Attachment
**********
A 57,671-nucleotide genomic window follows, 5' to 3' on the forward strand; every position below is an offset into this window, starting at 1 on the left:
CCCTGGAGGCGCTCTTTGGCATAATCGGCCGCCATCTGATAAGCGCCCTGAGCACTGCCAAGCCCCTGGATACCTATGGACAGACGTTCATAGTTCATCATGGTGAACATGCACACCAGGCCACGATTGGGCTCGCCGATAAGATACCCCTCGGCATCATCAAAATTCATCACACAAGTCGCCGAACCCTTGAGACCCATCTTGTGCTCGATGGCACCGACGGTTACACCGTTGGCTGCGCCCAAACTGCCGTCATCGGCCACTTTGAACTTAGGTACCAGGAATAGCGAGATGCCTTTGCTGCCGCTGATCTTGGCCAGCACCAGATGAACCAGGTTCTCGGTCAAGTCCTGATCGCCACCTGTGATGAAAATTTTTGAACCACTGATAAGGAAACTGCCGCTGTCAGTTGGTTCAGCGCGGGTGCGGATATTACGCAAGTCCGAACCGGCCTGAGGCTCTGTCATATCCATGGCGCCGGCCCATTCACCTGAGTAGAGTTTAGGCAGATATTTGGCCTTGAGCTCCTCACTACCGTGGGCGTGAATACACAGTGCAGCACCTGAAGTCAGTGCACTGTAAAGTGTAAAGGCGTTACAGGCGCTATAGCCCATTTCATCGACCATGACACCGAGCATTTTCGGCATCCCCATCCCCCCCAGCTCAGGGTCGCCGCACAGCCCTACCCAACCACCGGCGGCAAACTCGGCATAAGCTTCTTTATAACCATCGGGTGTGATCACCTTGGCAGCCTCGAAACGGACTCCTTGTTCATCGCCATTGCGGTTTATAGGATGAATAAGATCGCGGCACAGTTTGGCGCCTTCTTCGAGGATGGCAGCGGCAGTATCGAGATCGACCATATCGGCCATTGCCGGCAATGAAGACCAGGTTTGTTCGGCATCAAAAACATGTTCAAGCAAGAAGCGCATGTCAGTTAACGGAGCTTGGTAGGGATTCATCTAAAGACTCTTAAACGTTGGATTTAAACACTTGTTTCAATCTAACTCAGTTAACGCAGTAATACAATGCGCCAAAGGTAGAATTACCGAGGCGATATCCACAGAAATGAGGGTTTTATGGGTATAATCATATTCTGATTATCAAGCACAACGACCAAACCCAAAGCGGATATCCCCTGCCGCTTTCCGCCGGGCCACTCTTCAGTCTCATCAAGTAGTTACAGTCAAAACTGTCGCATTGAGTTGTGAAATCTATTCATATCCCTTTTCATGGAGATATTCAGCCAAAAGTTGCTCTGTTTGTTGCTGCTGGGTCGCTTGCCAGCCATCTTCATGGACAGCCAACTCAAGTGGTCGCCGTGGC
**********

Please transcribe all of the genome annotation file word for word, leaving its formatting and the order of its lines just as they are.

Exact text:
A 57,671-nucleotide genomic window follows, 5' to 3' on the forward strand; every position below is an offset into this window, starting at 1 on the left:
CCCTGGAGGCGCTCTTTGGCATAATCGGCCGCCATCTGATAAGCGCCCTGAGCACTGCCAAGCCCCTGGATACCTATGGACAGACGTTCATAGTTCATCATGGTGAACATGCACACCAGGCCACGATTGGGCTCGCCGATAAGATACCCCTCGGCATCATCAAAATTCATCACACAAGTCGCCGAACCCTTGAGACCCATCTTGTGCTCGATGGCACCGACGGTTACACCGTTGGCTGCGCCCAAACTGCCGTCATCGGCCACTTTGAACTTAGGTACCAGGAATAGCGAGATGCCTTTGCTGCCGCTGATCTTGGCCAGCACCAGATGAACCAGGTTCTCGGTCAAGTCCTGATCGCCACCTGTGATGAAAATTTTTGAACCACTGATAAGGAAACTGCCGCTGTCAGTTGGTTCAGCGCGGGTGCGGATATTACGCAAGTCCGAACCGGCCTGAGGCTCTGTCATATCCATGGCGCCGGCCCATTCACCTGAGTAGAGTTTAGGCAGATATTTGGCCTTGAGCTCCTCACTACCGTGGGCGTGAATACACAGTGCAGCACCTGAAGTCAGTGCACTGTAAAGTGTAAAGGCGTTACAGGCGCTATAGCCCATTTCATCGACCATGACACCGAGCATTTTCGGCATCCCCATCCCCCCCAGCTCAGGGTCGCCGCACAGCCCTACCCAACCACCGGCGGCAAACTCGGCATAAGCTTCTTTATAACCATCGGGTGTGATCACCTTGGCAGCCTCGAAACGGACTCCTTGTTCATCGCCATTGCGGTTTATAGGATGAATAAGATCGCGGCACAGTTTGGCGCCTTCTTCGAGGATGGCAGCGGCAGTATCGAGATCGACCATATCGGCCATTGCCGGCAATGAAGACCAGGTTTGTTCGGCATCAAAAACATGTTCAAGCAAGAAGCGCATGTCAGTTAACGGAGCTTGGTAGGGATTCATCTAAAGACTCTTAAACGTTGGATTTAAACACTTGTTTCAATCTAACTCAGTTAACGCAGTAATACAATGCGCCAAAGGTAGAATTACCGAGGCGATATCCACAGAAATGAGGGTTTTATGGGTATAATCATATTCTGATTATCAAGCACAACGACCAAACCCAAAGCGGATATCCCCTGCCGCTTTCCGCCGGGCCACTCTTCAGTCTCATCAAGTAGTTACAGTCAAAACTGTCGCATTGAGTTGTGAAATCTATTCATATCCCTTTTCATGGAGATATTCAGCCAAAAGTTGCTCTGTTTGTTGCTGCTGGGTCGCTTGCCAGCCATCTTCATGGACAGCCAACTCAAGTGGTCGCCGTGGC